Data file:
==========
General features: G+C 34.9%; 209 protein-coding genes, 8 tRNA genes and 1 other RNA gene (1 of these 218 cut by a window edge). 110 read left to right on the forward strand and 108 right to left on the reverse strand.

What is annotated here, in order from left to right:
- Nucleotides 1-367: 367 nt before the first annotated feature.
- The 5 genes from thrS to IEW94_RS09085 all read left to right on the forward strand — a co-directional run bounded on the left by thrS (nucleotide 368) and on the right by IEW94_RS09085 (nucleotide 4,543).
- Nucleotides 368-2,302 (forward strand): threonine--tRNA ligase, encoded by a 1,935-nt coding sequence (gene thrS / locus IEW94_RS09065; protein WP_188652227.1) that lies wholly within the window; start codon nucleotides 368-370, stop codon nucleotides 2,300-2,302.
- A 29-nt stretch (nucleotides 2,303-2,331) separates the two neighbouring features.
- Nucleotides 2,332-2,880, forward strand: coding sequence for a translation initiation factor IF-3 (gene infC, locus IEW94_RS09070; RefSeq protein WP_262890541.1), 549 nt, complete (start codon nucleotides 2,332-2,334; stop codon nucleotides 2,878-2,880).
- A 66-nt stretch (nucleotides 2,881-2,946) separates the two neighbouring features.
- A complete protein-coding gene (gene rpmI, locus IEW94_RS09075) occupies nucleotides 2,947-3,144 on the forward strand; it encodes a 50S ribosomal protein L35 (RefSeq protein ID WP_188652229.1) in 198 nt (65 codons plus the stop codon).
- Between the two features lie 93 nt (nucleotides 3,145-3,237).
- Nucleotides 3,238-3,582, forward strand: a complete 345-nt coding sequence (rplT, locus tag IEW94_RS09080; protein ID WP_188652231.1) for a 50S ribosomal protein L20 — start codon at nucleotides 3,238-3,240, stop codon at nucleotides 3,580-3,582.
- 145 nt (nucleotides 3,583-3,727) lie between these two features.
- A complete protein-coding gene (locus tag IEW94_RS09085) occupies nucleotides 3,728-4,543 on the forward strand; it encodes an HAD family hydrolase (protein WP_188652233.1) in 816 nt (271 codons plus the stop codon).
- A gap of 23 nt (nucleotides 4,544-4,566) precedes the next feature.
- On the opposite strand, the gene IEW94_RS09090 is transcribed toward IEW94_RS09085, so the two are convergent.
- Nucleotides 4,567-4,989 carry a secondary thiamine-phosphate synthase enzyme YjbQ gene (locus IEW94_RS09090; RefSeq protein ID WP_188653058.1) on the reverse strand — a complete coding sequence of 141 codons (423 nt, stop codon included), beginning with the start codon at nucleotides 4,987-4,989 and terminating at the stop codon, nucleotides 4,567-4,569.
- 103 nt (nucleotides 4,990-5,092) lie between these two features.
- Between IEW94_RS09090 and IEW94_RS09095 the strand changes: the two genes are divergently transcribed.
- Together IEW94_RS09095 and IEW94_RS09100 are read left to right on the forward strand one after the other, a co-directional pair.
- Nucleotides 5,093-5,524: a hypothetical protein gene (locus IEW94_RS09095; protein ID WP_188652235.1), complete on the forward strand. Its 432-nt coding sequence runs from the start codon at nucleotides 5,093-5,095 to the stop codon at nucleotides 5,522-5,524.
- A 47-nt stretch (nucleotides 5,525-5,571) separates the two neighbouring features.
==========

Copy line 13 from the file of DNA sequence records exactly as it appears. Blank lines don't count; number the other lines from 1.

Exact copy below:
- A complete protein-coding gene (locus tag IEW94_RS09085) occupies nucleotides 3,728-4,543 on the forward strand; it encodes an HAD family hydrolase (protein WP_188652233.1) in 816 nt (271 codons plus the stop codon).